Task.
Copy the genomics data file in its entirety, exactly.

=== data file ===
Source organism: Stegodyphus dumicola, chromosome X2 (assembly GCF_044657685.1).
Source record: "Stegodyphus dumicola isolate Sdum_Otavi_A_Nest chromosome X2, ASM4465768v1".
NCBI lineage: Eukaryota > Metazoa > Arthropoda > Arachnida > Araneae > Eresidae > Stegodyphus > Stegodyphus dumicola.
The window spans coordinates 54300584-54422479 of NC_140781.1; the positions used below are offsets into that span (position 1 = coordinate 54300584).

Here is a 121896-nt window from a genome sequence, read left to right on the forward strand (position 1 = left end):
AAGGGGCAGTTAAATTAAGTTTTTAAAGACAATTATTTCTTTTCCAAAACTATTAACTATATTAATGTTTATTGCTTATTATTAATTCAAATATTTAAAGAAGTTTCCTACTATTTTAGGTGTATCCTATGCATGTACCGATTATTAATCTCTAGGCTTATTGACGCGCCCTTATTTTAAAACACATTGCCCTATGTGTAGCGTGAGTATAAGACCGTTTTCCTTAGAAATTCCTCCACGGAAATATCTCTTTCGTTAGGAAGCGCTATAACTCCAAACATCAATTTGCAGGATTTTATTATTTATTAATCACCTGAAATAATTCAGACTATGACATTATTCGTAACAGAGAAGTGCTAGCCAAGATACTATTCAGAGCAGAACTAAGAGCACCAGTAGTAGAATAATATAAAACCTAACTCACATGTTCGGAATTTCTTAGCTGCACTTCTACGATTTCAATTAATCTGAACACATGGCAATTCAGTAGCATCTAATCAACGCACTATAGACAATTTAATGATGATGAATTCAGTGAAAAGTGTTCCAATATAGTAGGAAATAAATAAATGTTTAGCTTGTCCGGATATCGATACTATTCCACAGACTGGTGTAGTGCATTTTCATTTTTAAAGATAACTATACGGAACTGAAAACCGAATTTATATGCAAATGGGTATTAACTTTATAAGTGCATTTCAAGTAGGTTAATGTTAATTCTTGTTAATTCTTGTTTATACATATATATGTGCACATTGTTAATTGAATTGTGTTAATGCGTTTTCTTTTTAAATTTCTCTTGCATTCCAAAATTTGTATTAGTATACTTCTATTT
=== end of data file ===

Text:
Source organism: Stegodyphus dumicola, chromosome X2 (assembly GCF_044657685.1).
Source record: "Stegodyphus dumicola isolate Sdum_Otavi_A_Nest chromosome X2, ASM4465768v1".
NCBI lineage: Eukaryota > Metazoa > Arthropoda > Arachnida > Araneae > Eresidae > Stegodyphus > Stegodyphus dumicola.
The window spans coordinates 54300584-54422479 of NC_140781.1; the positions used below are offsets into that span (position 1 = coordinate 54300584).

Here is a 121896-nt window from a genome sequence, read left to right on the forward strand (position 1 = left end):
AAGGGGCAGTTAAATTAAGTTTTTAAAGACAATTATTTCTTTTCCAAAACTATTAACTATATTAATGTTTATTGCTTATTATTAATTCAAATATTTAAAGAAGTTTCCTACTATTTTAGGTGTATCCTATGCATGTACCGATTATTAATCTCTAGGCTTATTGACGCGCCCTTATTTTAAAACACATTGCCCTATGTGTAGCGTGAGTATAAGACCGTTTTCCTTAGAAATTCCTCCACGGAAATATCTCTTTCGTTAGGAAGCGCTATAACTCCAAACATCAATTTGCAGGATTTTATTATTTATTAATCACCTGAAATAATTCAGACTATGACATTATTCGTAACAGAGAAGTGCTAGCCAAGATACTATTCAGAGCAGAACTAAGAGCACCAGTAGTAGAATAATATAAAACCTAACTCACATGTTCGGAATTTCTTAGCTGCACTTCTACGATTTCAATTAATCTGAACACATGGCAATTCAGTAGCATCTAATCAACGCACTATAGACAATTTAATGATGATGAATTCAGTGAAAAGTGTTCCAATATAGTAGGAAATAAATAAATGTTTAGCTTGTCCGGATATCGATACTATTCCACAGACTGGTGTAGTGCATTTTCATTTTTAAAGATAACTATACGGAACTGAAAACCGAATTTATATGCAAATGGGTATTAACTTTATAAGTGCATTTCAAGTAGGTTAATGTTAATTCTTGTTAATTCTTGTTTATACATATATATGTGCACATTGTTAATTGAATTGTGTTAATGCGTTTTCTTTTTAAATTTCTCTTGCATTCCAAAATTTGTATTAGTATACTTCTATTT